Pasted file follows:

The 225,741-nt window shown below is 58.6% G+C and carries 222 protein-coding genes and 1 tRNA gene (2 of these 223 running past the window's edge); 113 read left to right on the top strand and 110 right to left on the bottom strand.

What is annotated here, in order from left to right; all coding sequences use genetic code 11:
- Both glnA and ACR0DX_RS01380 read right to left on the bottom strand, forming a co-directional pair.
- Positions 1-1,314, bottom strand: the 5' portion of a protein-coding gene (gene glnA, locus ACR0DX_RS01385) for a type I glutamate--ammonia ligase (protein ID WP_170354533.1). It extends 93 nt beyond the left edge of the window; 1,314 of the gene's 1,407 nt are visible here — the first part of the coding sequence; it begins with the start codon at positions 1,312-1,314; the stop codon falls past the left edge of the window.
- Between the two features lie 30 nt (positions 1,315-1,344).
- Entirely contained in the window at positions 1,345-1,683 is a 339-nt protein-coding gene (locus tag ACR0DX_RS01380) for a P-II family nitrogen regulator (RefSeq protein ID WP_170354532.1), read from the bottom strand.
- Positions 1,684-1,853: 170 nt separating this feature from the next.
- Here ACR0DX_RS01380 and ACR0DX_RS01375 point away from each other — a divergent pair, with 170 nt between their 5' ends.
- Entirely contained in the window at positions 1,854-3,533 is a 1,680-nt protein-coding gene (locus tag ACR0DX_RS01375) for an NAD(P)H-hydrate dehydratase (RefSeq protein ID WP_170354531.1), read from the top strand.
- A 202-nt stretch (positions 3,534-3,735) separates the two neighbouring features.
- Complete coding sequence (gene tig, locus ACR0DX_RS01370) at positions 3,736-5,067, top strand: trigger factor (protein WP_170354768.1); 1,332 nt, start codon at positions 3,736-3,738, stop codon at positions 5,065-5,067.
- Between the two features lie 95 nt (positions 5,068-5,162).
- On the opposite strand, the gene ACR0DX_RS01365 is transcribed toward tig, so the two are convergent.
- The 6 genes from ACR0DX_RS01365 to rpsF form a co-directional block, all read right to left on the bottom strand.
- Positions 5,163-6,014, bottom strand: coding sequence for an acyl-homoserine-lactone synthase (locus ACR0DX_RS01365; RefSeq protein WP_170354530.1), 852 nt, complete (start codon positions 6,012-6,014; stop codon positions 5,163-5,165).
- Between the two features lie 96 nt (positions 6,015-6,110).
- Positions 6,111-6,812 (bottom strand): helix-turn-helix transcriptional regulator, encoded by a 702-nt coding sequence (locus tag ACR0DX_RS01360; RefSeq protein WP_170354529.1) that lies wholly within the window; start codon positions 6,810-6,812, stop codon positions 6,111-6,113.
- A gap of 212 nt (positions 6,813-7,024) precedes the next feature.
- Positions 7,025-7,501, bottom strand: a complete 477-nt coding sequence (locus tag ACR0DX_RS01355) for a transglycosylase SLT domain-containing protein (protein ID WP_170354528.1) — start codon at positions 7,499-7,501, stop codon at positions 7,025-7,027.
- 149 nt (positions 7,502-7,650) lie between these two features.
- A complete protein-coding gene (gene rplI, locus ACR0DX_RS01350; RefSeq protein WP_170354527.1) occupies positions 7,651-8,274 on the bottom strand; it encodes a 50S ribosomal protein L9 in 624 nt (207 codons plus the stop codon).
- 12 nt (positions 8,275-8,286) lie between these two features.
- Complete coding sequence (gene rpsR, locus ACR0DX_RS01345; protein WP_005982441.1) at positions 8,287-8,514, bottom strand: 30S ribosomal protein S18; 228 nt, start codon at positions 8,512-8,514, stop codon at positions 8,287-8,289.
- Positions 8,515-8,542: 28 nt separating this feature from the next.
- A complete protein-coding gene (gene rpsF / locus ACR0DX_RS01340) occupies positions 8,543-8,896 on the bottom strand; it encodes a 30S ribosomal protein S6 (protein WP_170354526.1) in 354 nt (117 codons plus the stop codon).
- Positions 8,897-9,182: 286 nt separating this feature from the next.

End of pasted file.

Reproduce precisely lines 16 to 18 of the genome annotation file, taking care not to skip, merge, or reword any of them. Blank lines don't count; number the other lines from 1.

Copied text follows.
- Between the two features lie 96 nt (positions 6,015-6,110).
- Positions 6,111-6,812 (bottom strand): helix-turn-helix transcriptional regulator, encoded by a 702-nt coding sequence (locus tag ACR0DX_RS01360; RefSeq protein WP_170354529.1) that lies wholly within the window; start codon positions 6,810-6,812, stop codon positions 6,111-6,113.
- A gap of 212 nt (positions 6,813-7,024) precedes the next feature.